• In the comics, the Korvac saga featured the original Guardians of the Galaxy (and Korvac came from their universe). On the show, the story introduced the modern Guardians.
  • In "Avengers Assemble", when Captain America commences the Code White protocol to call in all available heroes, Mr. Fantastic activates a rocket that creates a flare in the sky in the shape of a 4. This is a reference to Fantastic Four #1 from the early 1960s, where Mr. Fantastic uses a similar flare as to call the rest of the Fantastic Four.
    • The Fantasti-Car Mk-1 makes an appearance and it has the same design as the original Silver Age version.
    • When the Code White combat unit disbands, Spider-Man web-slings away in the same way as in the 1967 Spider-Man cartoon.
    • The overall plot of the episode, in which Earth's heroes band together into teams of four to fight the Heralds of Galactus (who play up the Four-Element Ensemble aspect) in different parts of the world, is strikingly similar to the four-part "Heroes Reunited" event, part of the short-lived Heroes Reborn reboot in the '90s.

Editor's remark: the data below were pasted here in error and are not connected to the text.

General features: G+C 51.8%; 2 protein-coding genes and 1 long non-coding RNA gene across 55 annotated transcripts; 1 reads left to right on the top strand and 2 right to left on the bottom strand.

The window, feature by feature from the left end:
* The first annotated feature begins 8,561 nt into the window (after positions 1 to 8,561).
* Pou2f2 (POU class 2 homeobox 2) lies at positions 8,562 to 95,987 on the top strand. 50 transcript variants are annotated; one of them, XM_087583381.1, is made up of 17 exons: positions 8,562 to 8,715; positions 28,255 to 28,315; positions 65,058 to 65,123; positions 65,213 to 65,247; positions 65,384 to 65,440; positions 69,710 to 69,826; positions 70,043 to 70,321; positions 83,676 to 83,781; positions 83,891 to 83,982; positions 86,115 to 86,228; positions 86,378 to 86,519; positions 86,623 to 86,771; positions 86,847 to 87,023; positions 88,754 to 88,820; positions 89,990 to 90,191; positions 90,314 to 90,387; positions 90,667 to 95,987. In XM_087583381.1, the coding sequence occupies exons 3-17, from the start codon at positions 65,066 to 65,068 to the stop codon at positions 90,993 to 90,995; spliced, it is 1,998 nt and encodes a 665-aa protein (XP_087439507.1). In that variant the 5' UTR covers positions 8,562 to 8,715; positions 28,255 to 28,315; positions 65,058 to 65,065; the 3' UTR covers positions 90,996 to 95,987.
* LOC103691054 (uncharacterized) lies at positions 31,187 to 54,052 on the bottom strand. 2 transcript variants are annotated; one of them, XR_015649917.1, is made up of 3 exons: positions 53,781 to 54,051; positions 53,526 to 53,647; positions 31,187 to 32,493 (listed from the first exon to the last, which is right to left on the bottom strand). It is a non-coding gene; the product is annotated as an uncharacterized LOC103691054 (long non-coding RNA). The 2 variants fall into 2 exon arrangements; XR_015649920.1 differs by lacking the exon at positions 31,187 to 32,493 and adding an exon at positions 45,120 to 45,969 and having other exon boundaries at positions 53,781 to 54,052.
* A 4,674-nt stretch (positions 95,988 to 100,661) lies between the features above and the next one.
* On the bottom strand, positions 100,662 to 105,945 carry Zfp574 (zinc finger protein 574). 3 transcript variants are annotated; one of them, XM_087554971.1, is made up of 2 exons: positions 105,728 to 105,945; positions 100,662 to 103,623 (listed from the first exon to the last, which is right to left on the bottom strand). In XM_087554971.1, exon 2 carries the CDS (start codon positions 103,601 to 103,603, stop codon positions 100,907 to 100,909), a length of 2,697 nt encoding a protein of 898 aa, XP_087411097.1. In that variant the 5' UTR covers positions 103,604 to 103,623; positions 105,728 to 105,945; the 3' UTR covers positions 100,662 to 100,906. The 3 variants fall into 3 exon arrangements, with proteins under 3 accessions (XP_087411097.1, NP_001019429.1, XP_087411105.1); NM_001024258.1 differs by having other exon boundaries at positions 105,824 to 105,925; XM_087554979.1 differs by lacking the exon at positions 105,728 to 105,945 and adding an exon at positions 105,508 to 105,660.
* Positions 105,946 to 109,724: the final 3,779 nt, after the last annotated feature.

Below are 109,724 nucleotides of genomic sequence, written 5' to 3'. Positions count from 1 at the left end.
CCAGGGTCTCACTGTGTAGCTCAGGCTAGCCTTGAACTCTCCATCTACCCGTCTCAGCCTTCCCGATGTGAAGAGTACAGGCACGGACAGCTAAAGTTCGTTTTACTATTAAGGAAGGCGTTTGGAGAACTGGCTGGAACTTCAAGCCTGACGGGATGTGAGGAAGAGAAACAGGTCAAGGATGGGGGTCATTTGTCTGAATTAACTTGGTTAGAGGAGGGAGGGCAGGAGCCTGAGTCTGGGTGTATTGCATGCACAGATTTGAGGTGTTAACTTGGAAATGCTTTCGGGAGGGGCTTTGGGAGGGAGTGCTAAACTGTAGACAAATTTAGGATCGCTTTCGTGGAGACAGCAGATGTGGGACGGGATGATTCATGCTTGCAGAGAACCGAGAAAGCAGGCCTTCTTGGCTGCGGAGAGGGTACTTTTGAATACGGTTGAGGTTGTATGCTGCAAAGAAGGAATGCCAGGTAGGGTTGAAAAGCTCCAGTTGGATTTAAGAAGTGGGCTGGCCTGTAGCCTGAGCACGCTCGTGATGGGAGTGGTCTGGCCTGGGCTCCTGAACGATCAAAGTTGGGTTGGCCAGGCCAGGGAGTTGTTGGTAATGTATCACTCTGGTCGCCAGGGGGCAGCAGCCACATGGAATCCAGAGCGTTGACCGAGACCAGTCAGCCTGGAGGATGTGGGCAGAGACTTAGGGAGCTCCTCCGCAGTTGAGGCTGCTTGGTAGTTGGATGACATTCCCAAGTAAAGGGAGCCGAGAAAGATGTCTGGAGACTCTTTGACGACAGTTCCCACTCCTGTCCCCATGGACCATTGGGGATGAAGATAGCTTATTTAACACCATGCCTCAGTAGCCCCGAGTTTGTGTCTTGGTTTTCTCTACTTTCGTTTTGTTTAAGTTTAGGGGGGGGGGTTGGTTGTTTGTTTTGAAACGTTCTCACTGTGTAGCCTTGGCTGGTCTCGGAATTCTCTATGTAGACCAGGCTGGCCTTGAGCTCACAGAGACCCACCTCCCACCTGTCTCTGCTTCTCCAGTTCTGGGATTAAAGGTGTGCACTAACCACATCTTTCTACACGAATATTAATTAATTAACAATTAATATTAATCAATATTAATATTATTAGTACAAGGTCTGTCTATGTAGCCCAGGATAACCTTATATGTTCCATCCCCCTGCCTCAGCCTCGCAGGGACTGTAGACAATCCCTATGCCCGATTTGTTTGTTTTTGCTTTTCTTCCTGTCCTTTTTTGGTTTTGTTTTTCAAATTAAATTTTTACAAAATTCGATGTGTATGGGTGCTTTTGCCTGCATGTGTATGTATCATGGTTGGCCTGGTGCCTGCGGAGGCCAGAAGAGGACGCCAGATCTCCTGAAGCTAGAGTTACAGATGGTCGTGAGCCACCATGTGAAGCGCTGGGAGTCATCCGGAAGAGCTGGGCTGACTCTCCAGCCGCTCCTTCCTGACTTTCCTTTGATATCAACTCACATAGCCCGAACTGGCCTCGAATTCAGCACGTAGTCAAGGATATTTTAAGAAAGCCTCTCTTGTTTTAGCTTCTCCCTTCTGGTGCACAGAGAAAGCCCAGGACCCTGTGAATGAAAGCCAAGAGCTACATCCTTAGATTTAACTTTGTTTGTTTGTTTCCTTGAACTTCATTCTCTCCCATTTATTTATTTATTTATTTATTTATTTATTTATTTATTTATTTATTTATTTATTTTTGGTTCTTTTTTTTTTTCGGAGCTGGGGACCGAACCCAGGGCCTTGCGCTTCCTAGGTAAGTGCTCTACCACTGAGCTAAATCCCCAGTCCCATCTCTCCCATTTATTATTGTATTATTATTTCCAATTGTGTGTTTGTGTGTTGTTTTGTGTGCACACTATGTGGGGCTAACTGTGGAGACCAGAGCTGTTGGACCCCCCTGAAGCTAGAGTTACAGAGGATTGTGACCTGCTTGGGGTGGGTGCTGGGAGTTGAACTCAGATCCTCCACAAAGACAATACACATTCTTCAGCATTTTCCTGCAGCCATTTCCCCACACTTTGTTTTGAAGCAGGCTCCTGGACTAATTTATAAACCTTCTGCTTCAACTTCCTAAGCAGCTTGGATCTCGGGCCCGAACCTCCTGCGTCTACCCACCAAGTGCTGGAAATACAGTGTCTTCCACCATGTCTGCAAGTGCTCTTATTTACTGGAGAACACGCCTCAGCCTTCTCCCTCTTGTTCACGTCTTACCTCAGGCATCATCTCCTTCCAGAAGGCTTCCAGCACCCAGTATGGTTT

• In the micro-episode "The Man in the Ant Hill", Hank Pym's recording is numbered 011962-27. Hank Pym debuted in Tales to Astonish #27 in January, 1962.
  • In "Powerless", Thor's mortal form resembles Sigurd Jarlson, a mortal identity Thor adopted in the 1980s. He also immediately breaks his leg, a reference to Dr. Donald Blake, his original mortal form. The spell is broken if Thor learns humility, and in the comics he was transformed into Dr. Blake to teach him humility.
  • In "To Steal an Ant-Man", Ant-Man (Scott Lang) is confronted by an officer named Michelinie, a reference to David Michelinie, the writer who created Scott Lang.
  • The titles of the micro-episodes "Iron Man Is Born", "Meet Captain America", and "The Man in the Ant Hill" are all the titles of the first comic book stories featuring their respective characters.